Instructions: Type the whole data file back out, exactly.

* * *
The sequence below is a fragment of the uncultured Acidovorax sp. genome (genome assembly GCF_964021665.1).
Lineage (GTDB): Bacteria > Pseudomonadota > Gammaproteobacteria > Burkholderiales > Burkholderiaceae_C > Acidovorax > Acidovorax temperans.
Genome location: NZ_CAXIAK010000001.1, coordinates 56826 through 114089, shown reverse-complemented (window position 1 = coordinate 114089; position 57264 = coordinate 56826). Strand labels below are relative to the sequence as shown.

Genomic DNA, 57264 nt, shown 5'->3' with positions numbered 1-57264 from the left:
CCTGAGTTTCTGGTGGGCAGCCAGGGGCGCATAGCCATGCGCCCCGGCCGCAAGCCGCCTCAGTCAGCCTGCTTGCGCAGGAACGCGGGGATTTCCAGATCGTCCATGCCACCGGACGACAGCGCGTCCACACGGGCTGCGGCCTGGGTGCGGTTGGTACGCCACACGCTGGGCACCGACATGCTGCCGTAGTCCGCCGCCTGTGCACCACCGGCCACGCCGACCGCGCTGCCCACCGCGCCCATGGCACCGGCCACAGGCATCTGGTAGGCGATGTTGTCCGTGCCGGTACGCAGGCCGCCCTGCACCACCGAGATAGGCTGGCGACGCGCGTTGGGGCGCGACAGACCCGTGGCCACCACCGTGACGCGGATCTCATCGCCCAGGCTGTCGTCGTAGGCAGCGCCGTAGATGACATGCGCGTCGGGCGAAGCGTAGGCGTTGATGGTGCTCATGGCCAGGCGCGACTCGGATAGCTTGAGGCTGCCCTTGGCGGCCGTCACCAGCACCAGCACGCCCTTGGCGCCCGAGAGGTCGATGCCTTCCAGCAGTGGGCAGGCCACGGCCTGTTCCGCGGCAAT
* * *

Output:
The sequence below is a fragment of the uncultured Acidovorax sp. genome (genome assembly GCF_964021665.1).
Lineage (GTDB): Bacteria > Pseudomonadota > Gammaproteobacteria > Burkholderiales > Burkholderiaceae_C > Acidovorax > Acidovorax temperans.
Genome location: NZ_CAXIAK010000001.1, coordinates 56826 through 114089, shown reverse-complemented (window position 1 = coordinate 114089; position 57264 = coordinate 56826). Strand labels below are relative to the sequence as shown.

Genomic DNA, 57264 nt, shown 5'->3' with positions numbered 1-57264 from the left:
CCTGAGTTTCTGGTGGGCAGCCAGGGGCGCATAGCCATGCGCCCCGGCCGCAAGCCGCCTCAGTCAGCCTGCTTGCGCAGGAACGCGGGGATTTCCAGATCGTCCATGCCACCGGACGACAGCGCGTCCACACGGGCTGCGGCCTGGGTGCGGTTGGTACGCCACACGCTGGGCACCGACATGCTGCCGTAGTCCGCCGCCTGTGCACCACCGGCCACGCCGACCGCGCTGCCCACCGCGCCCATGGCACCGGCCACAGGCATCTGGTAGGCGATGTTGTCCGTGCCGGTACGCAGGCCGCCCTGCACCACCGAGATAGGCTGGCGACGCGCGTTGGGGCGCGACAGACCCGTGGCCACCACCGTGACGCGGATCTCATCGCCCAGGCTGTCGTCGTAGGCAGCGCCGTAGATGACATGCGCGTCGGGCGAAGCGTAGGCGTTGATGGTGCTCATGGCCAGGCGCGACTCGGATAGCTTGAGGCTGCCCTTGGCGGCCGTCACCAGCACCAGCACGCCCTTGGCGCCCGAGAGGTCGATGCCTTCCAGCAGTGGGCAGGCCACGGCCTGTTCCGCGGCAAT